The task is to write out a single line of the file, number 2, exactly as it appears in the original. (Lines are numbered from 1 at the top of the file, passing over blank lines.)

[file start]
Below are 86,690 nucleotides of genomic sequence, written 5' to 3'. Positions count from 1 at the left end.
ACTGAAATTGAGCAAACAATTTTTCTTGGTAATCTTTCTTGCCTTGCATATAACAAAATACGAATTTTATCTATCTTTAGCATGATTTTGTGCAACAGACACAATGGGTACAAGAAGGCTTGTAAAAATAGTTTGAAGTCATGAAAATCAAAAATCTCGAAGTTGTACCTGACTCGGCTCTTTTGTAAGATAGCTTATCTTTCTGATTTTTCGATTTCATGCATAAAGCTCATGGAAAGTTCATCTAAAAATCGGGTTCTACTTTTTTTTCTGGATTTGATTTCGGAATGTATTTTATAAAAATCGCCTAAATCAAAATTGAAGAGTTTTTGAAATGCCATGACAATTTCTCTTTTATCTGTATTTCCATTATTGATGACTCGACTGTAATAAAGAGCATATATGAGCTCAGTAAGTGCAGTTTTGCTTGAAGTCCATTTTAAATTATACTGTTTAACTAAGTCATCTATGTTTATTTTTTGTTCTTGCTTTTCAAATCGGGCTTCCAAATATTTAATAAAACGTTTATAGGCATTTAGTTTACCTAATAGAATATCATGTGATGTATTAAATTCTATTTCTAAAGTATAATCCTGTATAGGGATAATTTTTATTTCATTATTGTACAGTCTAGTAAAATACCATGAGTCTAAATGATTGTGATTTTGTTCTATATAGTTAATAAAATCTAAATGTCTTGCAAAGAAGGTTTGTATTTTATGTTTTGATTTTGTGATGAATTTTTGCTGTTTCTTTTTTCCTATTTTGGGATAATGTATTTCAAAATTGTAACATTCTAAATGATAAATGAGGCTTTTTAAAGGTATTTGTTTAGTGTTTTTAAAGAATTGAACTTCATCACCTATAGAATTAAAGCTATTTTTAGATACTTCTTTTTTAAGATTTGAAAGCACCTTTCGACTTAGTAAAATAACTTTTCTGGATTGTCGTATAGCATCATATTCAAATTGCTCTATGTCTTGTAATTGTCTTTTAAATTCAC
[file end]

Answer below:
ACTGAAATTGAGCAAACAATTTTTCTTGGTAATCTTTCTTGCCTTGCATATAACAAAATACGAATTTTATCTATCTTTAGCATGATTTTGTGCAACAGACACAATGGGTACAAGAAGGCTTGTAAAAATAGTTTGAAGTCATGAAAATCAAAAATCTCGAAGTTGTACCTGACTCGGCTCTTTTGTAAGATAGCTTATCTTTCTGATTTTTCGATTTCATGCATAAAGCTCATGGAAAGTTCATCTAAAAATCGGGTTCTACTTTTTTTTCTGGATTTGATTTCGGAATGTATTTTATAAAAATCGCCTAAATCAAAATTGAAGAGTTTTTGAAATGCCATGACAATTTCTCTTTTATCTGTATTTCCATTATTGATGACTCGACTGTAATAAAGAGCATATATGAGCTCAGTAAGTGCAGTTTTGCTTGAAGTCCATTTTAAATTATACTGTTTAACTAAGTCATCTATGTTTATTTTTTGTTCTTGCTTTTCAAATCGGGCTTCCAAATATTTAATAAAACGTTTATAGGCATTTAGTTTACCTAATAGAATATCATGTGATGTATTAAATTCTATTTCTAAAGTATAATCCTGTATAGGGATAATTTTTATTTCATTATTGTACAGTCTAGTAAAATACCATGAGTCTAAATGATTGTGATTTTGTTCTATATAGTTAATAAAATCTAAATGTCTTGCAAAGAAGGTTTGTATTTTATGTTTTGATTTTGTGATGAATTTTTGCTGTTTCTTTTTTCCTATTTTGGGATAATGTATTTCAAAATTGTAACATTCTAAATGATAAATGAGGCTTTTTAAAGGTATTTGTTTAGTGTTTTTAAAGAATTGAACTTCATCACCTATAGAATTAAAGCTATTTTTAGATACTTCTTTTTTAAGATTTGAAAGCACCTTTCGACTTAGTAAAATAACTTTTCTGGATTGTCGTATAGCATCATATTCAAATTGCTCTATGTCTTGTAATTGTCTTTTAAATTCAC